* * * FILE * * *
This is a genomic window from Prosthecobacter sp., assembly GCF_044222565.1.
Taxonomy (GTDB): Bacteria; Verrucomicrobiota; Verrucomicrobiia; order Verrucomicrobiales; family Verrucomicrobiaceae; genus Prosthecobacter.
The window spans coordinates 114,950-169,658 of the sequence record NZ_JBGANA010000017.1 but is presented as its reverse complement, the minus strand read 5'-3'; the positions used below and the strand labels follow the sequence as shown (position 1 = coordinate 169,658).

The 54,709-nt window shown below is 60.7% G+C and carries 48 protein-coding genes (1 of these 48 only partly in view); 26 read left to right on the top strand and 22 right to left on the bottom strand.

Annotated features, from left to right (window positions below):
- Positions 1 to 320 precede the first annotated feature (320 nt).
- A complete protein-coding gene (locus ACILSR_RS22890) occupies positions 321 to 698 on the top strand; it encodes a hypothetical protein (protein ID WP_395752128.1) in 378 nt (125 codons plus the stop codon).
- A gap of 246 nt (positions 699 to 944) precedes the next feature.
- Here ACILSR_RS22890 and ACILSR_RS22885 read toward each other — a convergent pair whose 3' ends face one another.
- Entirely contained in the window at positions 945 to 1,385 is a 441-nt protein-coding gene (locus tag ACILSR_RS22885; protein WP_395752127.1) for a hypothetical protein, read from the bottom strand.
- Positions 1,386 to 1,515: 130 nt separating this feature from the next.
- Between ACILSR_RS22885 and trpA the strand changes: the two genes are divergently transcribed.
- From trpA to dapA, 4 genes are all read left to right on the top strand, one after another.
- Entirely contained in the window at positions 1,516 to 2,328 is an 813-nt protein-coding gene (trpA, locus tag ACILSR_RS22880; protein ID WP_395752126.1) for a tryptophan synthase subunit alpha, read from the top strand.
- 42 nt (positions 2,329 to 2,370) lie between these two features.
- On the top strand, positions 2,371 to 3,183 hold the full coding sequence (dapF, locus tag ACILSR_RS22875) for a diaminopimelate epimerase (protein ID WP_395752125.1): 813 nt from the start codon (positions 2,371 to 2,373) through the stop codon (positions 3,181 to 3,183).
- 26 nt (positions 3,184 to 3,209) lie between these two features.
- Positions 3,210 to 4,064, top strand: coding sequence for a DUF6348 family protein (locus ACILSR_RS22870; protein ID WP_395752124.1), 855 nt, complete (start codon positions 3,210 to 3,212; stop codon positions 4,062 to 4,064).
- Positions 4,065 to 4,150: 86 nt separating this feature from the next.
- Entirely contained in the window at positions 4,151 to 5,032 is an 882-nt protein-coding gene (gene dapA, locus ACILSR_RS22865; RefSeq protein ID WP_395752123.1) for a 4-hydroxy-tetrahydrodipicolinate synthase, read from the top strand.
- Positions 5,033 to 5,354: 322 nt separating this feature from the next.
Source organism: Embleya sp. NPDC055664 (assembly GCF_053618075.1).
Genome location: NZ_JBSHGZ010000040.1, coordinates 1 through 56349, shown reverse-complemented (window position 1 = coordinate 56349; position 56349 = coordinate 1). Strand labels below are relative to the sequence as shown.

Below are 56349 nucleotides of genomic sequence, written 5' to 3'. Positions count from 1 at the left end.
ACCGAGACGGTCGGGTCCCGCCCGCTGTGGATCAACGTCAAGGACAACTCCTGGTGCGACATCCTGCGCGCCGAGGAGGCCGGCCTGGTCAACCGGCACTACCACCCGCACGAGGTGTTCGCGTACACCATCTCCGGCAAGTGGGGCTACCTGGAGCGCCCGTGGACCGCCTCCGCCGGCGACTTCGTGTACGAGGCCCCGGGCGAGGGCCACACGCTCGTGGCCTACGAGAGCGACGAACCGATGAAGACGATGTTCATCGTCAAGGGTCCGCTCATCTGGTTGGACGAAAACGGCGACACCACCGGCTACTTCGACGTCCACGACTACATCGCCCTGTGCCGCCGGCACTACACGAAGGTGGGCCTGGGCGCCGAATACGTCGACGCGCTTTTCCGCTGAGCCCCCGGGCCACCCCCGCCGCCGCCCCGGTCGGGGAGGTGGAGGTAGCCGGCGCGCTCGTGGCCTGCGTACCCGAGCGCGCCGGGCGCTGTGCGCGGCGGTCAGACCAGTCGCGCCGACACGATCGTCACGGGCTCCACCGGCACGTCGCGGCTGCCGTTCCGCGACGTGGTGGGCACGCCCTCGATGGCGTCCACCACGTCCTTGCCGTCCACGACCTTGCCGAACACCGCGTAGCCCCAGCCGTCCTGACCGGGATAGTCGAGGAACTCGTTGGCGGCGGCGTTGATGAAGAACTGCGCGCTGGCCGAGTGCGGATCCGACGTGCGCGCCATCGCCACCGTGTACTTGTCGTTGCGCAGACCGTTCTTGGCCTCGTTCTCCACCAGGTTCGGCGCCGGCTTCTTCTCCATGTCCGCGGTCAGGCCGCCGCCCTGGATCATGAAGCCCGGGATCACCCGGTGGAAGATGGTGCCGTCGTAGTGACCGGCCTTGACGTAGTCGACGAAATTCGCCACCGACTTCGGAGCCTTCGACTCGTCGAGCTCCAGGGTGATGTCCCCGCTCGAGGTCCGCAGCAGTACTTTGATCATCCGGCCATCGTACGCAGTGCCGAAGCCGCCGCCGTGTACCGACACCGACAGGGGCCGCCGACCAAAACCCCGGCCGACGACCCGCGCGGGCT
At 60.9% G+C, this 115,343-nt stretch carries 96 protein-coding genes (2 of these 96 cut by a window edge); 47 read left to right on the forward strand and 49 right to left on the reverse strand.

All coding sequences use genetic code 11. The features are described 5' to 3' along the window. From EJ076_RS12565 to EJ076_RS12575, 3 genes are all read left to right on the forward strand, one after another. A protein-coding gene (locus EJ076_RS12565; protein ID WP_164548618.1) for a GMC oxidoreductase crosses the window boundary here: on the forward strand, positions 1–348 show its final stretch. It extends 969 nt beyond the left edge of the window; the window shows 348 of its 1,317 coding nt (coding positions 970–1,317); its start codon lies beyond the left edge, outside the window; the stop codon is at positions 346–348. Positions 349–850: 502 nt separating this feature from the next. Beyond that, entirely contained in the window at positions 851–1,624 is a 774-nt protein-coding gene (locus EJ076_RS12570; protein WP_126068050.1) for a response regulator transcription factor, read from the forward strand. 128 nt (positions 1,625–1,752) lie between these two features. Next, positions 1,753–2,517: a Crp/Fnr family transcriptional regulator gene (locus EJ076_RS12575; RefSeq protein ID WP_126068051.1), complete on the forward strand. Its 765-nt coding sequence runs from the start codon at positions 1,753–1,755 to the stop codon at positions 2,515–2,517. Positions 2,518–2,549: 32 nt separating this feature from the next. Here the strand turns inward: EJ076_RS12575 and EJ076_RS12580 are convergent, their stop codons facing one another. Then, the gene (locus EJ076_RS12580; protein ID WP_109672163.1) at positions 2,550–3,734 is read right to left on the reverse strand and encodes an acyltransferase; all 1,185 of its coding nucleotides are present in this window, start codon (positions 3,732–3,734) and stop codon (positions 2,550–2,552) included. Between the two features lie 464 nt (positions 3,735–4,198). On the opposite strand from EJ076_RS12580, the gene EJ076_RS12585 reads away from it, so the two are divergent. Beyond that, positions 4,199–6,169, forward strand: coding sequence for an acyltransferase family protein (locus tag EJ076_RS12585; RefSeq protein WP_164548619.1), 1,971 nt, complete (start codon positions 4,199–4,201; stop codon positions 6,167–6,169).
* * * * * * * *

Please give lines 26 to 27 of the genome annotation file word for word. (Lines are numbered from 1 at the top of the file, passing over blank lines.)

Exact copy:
At 60.9% G+C, this 115,343-nt stretch carries 96 protein-coding genes (2 of these 96 cut by a window edge); 47 read left to right on the forward strand and 49 right to left on the reverse strand.

All coding sequences use genetic code 11. The features are described 5' to 3' along the window. From EJ076_RS12565 to EJ076_RS12575, 3 genes are all read left to right on the forward strand, one after another. A protein-coding gene (locus EJ076_RS12565; protein ID WP_164548618.1) for a GMC oxidoreductase crosses the window boundary here: on the forward strand, positions 1–348 show its final stretch. It extends 969 nt beyond the left edge of the window; the window shows 348 of its 1,317 coding nt (coding positions 970–1,317); its start codon lies beyond the left edge, outside the window; the stop codon is at positions 346–348. Positions 349–850: 502 nt separating this feature from the next. Beyond that, entirely contained in the window at positions 851–1,624 is a 774-nt protein-coding gene (locus EJ076_RS12570; protein WP_126068050.1) for a response regulator transcription factor, read from the forward strand. 128 nt (positions 1,625–1,752) lie between these two features. Next, positions 1,753–2,517: a Crp/Fnr family transcriptional regulator gene (locus EJ076_RS12575; RefSeq protein ID WP_126068051.1), complete on the forward strand. Its 765-nt coding sequence runs from the start codon at positions 1,753–1,755 to the stop codon at positions 2,515–2,517. Positions 2,518–2,549: 32 nt separating this feature from the next. Here the strand turns inward: EJ076_RS12575 and EJ076_RS12580 are convergent, their stop codons facing one another. Then, the gene (locus EJ076_RS12580; protein ID WP_109672163.1) at positions 2,550–3,734 is read right to left on the reverse strand and encodes an acyltransferase; all 1,185 of its coding nucleotides are present in this window, start codon (positions 3,732–3,734) and stop codon (positions 2,550–2,552) included. Between the two features lie 464 nt (positions 3,735–4,198). On the opposite strand from EJ076_RS12580, the gene EJ076_RS12585 reads away from it, so the two are divergent. Beyond that, positions 4,199–6,169, forward strand: coding sequence for an acyltransferase family protein (locus tag EJ076_RS12585; RefSeq protein WP_164548619.1), 1,971 nt, complete (start codon positions 4,199–4,201; stop codon positions 6,167–6,169).